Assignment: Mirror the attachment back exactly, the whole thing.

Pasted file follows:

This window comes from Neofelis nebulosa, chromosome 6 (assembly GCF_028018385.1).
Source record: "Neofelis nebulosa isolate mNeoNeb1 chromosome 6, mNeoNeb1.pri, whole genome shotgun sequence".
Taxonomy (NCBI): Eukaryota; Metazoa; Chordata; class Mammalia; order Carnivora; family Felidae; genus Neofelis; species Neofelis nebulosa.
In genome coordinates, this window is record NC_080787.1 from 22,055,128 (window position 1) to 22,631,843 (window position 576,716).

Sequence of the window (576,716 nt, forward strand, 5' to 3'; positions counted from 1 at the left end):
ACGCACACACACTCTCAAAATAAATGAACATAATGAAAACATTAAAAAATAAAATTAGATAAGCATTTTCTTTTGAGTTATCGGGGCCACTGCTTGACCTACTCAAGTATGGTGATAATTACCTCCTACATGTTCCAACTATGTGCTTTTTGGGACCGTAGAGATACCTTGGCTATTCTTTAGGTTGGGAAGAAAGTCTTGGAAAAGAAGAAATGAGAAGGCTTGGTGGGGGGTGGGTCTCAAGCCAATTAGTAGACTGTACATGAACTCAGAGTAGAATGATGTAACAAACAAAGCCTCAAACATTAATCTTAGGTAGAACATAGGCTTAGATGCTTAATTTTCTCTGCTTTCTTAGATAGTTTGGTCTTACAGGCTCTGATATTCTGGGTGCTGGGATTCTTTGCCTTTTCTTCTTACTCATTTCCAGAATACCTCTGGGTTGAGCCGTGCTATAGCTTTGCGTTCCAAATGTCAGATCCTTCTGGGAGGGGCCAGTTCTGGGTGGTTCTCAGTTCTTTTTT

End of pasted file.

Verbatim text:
This window comes from Neofelis nebulosa, chromosome 6 (assembly GCF_028018385.1).
Source record: "Neofelis nebulosa isolate mNeoNeb1 chromosome 6, mNeoNeb1.pri, whole genome shotgun sequence".
Taxonomy (NCBI): Eukaryota; Metazoa; Chordata; class Mammalia; order Carnivora; family Felidae; genus Neofelis; species Neofelis nebulosa.
In genome coordinates, this window is record NC_080787.1 from 22,055,128 (window position 1) to 22,631,843 (window position 576,716).

Sequence of the window (576,716 nt, forward strand, 5' to 3'; positions counted from 1 at the left end):
ACGCACACACACTCTCAAAATAAATGAACATAATGAAAACATTAAAAAATAAAATTAGATAAGCATTTTCTTTTGAGTTATCGGGGCCACTGCTTGACCTACTCAAGTATGGTGATAATTACCTCCTACATGTTCCAACTATGTGCTTTTTGGGACCGTAGAGATACCTTGGCTATTCTTTAGGTTGGGAAGAAAGTCTTGGAAAAGAAGAAATGAGAAGGCTTGGTGGGGGGTGGGTCTCAAGCCAATTAGTAGACTGTACATGAACTCAGAGTAGAATGATGTAACAAACAAAGCCTCAAACATTAATCTTAGGTAGAACATAGGCTTAGATGCTTAATTTTCTCTGCTTTCTTAGATAGTTTGGTCTTACAGGCTCTGATATTCTGGGTGCTGGGATTCTTTGCCTTTTCTTCTTACTCATTTCCAGAATACCTCTGGGTTGAGCCGTGCTATAGCTTTGCGTTCCAAATGTCAGATCCTTCTGGGAGGGGCCAGTTCTGGGTGGTTCTCAGTTCTTTTTT